More often than not, HELOCs come with variable interest rates that may change based on prevailing market conditions. However, some lenders give you the option of converting a part of your balance to a fixed rate. In some cases, HELOCs shift to fixed-rate structures after the end of the draw period.
As with cash-out refinancing, most HELOC providers require that you maintain at least 20% equity in the home after you receive the funds that you seek.
A distinct benefit of getting a HELOC is that you pay interest only toward the amount you draw, and not the entire credit line. Besides, since the credit line replenishes each time you make a repayment, you get the ability to keep your outstanding balance low. HELOCs tend to come with lower interest rates than traditional mortgages, and there’s a possibility that the interest you pay might be tax deductible. Besides, HELOCs come with no or low closing costs.
The fact that HELOCs typically come with variable interest rates might work as a drawback for some because of the unpredictability factor, especially if interest rates increase in the future. Besides, if you stick to making interest-only payments during the draw period, you’ll need to plan your finances suitably to ensure that once the larger repayments start, you have the resources to keep making payments on time. Remember that defaulting on a HELOC may result in foreclosure.
A home equity loan functions in the same basic manner as a mortgage, which is why some people refer to it as a second mortgage. A lender would rely on the equity you’ve built in your house to serve as collateral. The amount you may qualify to borrow depends on the equity you’ve built in your house, although most lenders require that you hold on to at least 20% equity after lending you the money. The term of a home equity loan typically varies from 20 to 30 years.
Since a home equity loan does not replace an existing mortgage, people who have existing mortgages with low interest rates might benefit by opting for this alternative. In addition, home equity loans tend to come with fixed interest rates, which helps provide predictability. Another benefit is that the interest you pay might be tax-deductible.
One drawback with home equity loans is that they might have higher interest rates than cash-out refinancing alternatives. You will, in all likelihood, also need to account for closing costs. If you default on your loan, your lender might choose to collect the amount you owe by going the foreclosure way.
There are different ways to make use of the equity you build in a home. For example, you could use the money you get to renovate your home, buy another home, fund your retirement, or pay for your children’s education. There is no single best way to use your home equity because requirements tend to vary based on individual circumstances.
If you’re not sure about how much your renovation project might cost or feel that you might have ongoing costs over a prolonged period, a HELOC might be the way to go. However, a home equity loan might work better if you’re worried about rising interest rates. You may want to consider cash-out refinancing only if you get a lower interest rate than that of your existing mortgage. You also get a couple of home renovation refinancing options from which to choose.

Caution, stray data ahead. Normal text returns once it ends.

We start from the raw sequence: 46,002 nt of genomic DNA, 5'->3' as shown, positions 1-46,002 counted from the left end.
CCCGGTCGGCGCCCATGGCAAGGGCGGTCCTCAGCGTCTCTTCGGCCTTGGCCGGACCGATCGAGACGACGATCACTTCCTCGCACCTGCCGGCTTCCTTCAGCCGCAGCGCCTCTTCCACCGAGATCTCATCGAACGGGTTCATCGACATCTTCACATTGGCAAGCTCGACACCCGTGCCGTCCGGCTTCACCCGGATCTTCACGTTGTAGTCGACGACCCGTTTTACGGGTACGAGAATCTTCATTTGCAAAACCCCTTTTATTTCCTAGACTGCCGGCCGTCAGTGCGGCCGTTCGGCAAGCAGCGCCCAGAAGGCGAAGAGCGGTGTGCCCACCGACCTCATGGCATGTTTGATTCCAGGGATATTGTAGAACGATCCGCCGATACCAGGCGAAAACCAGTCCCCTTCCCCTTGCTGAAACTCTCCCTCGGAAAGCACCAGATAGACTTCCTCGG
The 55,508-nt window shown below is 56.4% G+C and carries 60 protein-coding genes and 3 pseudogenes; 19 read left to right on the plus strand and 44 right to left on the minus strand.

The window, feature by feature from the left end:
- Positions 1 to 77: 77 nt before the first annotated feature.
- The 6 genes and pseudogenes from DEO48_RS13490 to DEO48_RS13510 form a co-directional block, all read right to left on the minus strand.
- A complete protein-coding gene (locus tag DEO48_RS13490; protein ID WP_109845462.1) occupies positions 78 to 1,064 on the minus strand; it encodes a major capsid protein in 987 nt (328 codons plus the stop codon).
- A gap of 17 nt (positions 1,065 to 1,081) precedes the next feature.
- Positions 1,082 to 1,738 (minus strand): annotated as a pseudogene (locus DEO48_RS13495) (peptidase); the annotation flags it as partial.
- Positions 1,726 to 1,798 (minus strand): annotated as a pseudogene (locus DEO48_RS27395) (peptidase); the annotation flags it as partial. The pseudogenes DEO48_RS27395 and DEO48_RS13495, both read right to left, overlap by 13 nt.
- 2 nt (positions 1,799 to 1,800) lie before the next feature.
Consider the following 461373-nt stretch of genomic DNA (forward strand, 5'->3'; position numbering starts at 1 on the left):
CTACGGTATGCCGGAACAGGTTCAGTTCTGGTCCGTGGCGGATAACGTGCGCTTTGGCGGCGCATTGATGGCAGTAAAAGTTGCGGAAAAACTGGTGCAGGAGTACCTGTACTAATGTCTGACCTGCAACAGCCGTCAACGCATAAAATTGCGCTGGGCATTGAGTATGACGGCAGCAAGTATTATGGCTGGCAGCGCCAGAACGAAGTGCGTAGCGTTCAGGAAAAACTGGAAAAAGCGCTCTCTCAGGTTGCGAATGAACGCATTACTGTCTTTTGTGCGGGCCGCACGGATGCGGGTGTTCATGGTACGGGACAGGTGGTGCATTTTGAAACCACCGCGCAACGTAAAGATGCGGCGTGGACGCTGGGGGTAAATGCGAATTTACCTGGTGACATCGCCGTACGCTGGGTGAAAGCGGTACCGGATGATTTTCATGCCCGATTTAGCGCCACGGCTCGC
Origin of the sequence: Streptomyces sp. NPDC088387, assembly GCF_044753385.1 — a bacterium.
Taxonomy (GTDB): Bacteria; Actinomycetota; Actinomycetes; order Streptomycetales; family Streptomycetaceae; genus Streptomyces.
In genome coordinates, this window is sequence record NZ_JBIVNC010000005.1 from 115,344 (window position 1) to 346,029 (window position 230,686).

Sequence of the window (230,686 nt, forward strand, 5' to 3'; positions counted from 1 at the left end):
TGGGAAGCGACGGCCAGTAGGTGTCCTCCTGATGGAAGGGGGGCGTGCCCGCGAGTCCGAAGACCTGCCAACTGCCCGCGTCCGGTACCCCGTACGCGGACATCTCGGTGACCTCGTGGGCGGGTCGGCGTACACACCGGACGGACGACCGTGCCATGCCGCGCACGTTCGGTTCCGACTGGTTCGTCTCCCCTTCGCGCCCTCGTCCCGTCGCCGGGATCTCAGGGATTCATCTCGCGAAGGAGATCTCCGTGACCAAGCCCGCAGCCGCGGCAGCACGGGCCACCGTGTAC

People who wish to use the equity in their homes to get through their retirement years more comfortably may think about getting HELOCs, home equity loans, or reverse mortgages. A reverse mortgage does not require making any monthly payments. Instead, a lender would provide a stream of payments to you, bringing down the equity you hold in stages. The lender would receive what you owe when you sell the property or upon your passing away. You need to be at least 62 years old to qualify for a reverse mortgage that’s insured by the Federal Housing Administration (FHA)
If you’ve built substantial equity in your home, you may think about using it to buy a new home. No matter whether you get a home equity loan, a HELOC, or cash-out refinancing, you will be putting your primary residence at risk in case you’re unable to make your repayments in a timely manner.
A HELOC might work well for you if you need some money to make the down payment and might need more to make renovations down the line. Home equity loans, on the other hand, offer more predictability in repayments through fixed interest rates. If you’re over 62 years of age, you may consider getting a home equity conversion mortgage (HECM), which is essentially a federally insured reverse mortgage.
It’s common for lenders to place a maximum limit on the amount you may borrow through a home equity loan, a HELOC, or cash-out refinancing, and most require that you retain at least 20% equity in your home at all times. If you’re wondering what the best way to tap into home equity is, bear in mind that it depends on your specific requirements. For example, if you plan to use the funds you receive for a long-drawn renovation project, you might be better off getting a HELOC instead of a home equity loan.
Remember that tapping into home equity requires that you build enough equity first, and you may start by making a large down payment. Going forward, you may build equity faster by making more than the required monthly payment. Once you build reasonable equity in your home, you may think about borrowing money against it to use for different purposes. When you get to this stage, it’s important that you find a reliable lender that specializes in this realm.